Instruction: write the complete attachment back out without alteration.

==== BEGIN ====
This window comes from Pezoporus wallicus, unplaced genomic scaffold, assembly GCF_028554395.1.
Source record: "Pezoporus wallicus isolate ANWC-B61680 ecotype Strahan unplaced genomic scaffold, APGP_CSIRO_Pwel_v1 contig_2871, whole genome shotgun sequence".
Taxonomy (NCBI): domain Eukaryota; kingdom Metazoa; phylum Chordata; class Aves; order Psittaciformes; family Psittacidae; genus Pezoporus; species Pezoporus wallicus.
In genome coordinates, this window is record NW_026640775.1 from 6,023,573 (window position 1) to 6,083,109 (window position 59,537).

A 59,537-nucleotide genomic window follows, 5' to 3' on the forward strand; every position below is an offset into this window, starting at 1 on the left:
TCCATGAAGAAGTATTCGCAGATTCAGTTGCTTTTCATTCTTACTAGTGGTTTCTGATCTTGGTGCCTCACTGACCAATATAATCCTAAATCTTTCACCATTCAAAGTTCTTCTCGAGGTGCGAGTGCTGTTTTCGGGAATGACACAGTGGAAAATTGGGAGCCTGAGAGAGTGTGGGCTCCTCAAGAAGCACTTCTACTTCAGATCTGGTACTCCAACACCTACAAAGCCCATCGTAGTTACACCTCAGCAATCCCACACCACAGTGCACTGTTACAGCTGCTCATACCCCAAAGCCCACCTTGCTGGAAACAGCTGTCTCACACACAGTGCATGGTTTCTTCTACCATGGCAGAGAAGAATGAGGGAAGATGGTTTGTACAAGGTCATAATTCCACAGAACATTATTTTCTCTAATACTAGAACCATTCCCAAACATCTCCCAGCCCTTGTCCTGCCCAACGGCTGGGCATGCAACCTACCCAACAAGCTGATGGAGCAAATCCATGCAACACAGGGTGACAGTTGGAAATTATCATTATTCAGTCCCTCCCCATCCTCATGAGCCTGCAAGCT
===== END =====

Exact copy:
This window comes from Pezoporus wallicus, unplaced genomic scaffold, assembly GCF_028554395.1.
Source record: "Pezoporus wallicus isolate ANWC-B61680 ecotype Strahan unplaced genomic scaffold, APGP_CSIRO_Pwel_v1 contig_2871, whole genome shotgun sequence".
Taxonomy (NCBI): domain Eukaryota; kingdom Metazoa; phylum Chordata; class Aves; order Psittaciformes; family Psittacidae; genus Pezoporus; species Pezoporus wallicus.
In genome coordinates, this window is record NW_026640775.1 from 6,023,573 (window position 1) to 6,083,109 (window position 59,537).

A 59,537-nucleotide genomic window follows, 5' to 3' on the forward strand; every position below is an offset into this window, starting at 1 on the left:
TCCATGAAGAAGTATTCGCAGATTCAGTTGCTTTTCATTCTTACTAGTGGTTTCTGATCTTGGTGCCTCACTGACCAATATAATCCTAAATCTTTCACCATTCAAAGTTCTTCTCGAGGTGCGAGTGCTGTTTTCGGGAATGACACAGTGGAAAATTGGGAGCCTGAGAGAGTGTGGGCTCCTCAAGAAGCACTTCTACTTCAGATCTGGTACTCCAACACCTACAAAGCCCATCGTAGTTACACCTCAGCAATCCCACACCACAGTGCACTGTTACAGCTGCTCATACCCCAAAGCCCACCTTGCTGGAAACAGCTGTCTCACACACAGTGCATGGTTTCTTCTACCATGGCAGAGAAGAATGAGGGAAGATGGTTTGTACAAGGTCATAATTCCACAGAACATTATTTTCTCTAATACTAGAACCATTCCCAAACATCTCCCAGCCCTTGTCCTGCCCAACGGCTGGGCATGCAACCTACCCAACAAGCTGATGGAGCAAATCCATGCAACACAGGGTGACAGTTGGAAATTATCATTATTCAGTCCCTCCCCATCCTCATGAGCCTGCAAGCT